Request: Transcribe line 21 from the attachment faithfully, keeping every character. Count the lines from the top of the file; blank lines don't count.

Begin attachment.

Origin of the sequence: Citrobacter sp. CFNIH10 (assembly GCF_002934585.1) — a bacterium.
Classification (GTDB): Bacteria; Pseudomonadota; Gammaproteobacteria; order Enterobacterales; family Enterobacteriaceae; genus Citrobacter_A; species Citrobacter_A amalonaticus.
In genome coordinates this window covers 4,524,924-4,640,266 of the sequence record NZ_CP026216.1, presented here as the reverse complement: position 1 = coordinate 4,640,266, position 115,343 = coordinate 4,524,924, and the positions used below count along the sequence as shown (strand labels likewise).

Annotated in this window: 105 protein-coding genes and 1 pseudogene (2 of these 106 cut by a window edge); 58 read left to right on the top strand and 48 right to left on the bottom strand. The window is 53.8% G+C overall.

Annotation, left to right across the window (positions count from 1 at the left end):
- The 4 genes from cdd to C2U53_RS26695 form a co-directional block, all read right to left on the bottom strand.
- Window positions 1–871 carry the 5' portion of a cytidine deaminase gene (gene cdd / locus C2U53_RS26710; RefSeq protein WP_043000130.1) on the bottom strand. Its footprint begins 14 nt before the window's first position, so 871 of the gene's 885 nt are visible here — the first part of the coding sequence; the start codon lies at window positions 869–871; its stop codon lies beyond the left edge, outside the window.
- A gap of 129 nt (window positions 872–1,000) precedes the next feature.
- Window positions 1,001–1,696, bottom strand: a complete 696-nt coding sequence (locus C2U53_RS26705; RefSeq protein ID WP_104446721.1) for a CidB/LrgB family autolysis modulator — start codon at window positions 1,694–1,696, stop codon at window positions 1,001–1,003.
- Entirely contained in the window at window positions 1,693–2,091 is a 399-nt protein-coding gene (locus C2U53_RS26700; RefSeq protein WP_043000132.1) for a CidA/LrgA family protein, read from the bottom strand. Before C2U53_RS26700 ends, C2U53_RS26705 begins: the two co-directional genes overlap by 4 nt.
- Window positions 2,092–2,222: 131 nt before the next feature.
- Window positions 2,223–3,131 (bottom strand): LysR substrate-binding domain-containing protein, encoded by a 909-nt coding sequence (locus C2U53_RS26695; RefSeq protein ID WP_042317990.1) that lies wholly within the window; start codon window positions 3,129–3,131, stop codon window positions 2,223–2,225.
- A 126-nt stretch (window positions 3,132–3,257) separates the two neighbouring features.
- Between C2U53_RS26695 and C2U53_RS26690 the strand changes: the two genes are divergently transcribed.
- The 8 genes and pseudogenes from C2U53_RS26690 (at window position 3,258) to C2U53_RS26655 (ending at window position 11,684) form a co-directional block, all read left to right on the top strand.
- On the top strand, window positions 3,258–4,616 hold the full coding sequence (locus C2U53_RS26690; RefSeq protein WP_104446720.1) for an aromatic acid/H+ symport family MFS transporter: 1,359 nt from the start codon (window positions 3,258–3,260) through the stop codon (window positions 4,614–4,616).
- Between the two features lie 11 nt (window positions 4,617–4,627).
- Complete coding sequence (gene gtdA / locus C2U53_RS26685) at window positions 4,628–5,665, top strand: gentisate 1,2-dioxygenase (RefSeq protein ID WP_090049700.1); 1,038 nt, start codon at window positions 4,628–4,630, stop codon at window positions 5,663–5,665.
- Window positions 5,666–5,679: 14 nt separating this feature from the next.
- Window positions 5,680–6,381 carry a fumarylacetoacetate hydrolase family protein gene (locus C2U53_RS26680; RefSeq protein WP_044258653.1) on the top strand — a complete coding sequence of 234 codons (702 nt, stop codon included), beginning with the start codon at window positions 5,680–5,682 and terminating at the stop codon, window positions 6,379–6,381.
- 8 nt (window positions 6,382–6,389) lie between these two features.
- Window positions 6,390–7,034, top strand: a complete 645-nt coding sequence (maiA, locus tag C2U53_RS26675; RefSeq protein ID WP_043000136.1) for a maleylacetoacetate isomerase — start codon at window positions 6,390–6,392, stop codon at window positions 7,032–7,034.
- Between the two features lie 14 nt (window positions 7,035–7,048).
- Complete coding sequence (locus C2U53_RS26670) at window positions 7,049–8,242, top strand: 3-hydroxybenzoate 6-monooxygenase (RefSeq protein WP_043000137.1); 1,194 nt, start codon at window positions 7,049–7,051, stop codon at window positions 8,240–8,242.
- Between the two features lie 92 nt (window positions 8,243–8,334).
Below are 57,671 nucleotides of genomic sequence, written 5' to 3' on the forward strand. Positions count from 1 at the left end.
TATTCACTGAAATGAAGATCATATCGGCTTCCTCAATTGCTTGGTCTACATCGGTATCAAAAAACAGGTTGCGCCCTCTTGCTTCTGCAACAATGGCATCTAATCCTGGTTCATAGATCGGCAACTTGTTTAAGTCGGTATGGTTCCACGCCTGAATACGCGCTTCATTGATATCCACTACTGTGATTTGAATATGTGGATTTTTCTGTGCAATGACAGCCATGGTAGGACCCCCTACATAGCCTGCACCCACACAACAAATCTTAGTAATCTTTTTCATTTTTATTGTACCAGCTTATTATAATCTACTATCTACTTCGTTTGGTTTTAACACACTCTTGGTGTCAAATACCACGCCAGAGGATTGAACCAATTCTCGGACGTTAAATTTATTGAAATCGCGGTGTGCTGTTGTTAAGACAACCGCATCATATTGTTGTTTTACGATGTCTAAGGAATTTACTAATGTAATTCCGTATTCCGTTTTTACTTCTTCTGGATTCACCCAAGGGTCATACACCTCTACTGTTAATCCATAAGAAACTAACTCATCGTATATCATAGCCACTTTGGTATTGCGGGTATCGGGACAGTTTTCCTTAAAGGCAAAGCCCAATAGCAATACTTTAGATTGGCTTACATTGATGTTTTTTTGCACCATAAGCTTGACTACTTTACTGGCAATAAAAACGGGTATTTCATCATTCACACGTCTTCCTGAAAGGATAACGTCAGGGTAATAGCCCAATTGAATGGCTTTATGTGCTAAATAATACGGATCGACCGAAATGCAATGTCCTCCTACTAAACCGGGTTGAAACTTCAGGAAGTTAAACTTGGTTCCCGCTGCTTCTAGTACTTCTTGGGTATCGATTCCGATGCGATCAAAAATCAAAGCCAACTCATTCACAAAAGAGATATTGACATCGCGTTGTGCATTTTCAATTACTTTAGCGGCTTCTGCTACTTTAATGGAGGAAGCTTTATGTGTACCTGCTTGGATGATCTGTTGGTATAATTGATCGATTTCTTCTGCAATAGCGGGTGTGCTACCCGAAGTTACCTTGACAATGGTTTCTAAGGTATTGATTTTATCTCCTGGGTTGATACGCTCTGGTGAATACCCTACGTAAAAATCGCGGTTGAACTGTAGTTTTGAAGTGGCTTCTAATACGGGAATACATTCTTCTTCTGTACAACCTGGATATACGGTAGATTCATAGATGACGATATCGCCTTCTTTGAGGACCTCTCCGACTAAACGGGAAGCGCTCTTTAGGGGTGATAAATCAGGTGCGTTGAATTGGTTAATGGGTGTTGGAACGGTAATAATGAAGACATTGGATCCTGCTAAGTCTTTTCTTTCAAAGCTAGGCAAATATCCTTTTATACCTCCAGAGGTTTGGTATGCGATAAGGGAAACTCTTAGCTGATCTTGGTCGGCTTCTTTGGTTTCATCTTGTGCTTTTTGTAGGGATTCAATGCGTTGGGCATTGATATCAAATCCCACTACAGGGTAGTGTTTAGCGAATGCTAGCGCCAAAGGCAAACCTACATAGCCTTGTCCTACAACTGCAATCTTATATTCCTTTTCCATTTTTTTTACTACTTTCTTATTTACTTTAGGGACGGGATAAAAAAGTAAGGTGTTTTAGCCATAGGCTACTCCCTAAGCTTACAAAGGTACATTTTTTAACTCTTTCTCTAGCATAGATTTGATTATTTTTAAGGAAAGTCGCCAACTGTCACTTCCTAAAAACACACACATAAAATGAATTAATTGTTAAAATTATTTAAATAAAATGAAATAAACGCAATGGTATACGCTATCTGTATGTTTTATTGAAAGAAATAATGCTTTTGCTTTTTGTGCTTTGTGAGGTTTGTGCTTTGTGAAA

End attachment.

- 8 nt (window positions 6,382–6,389) lie between these two features.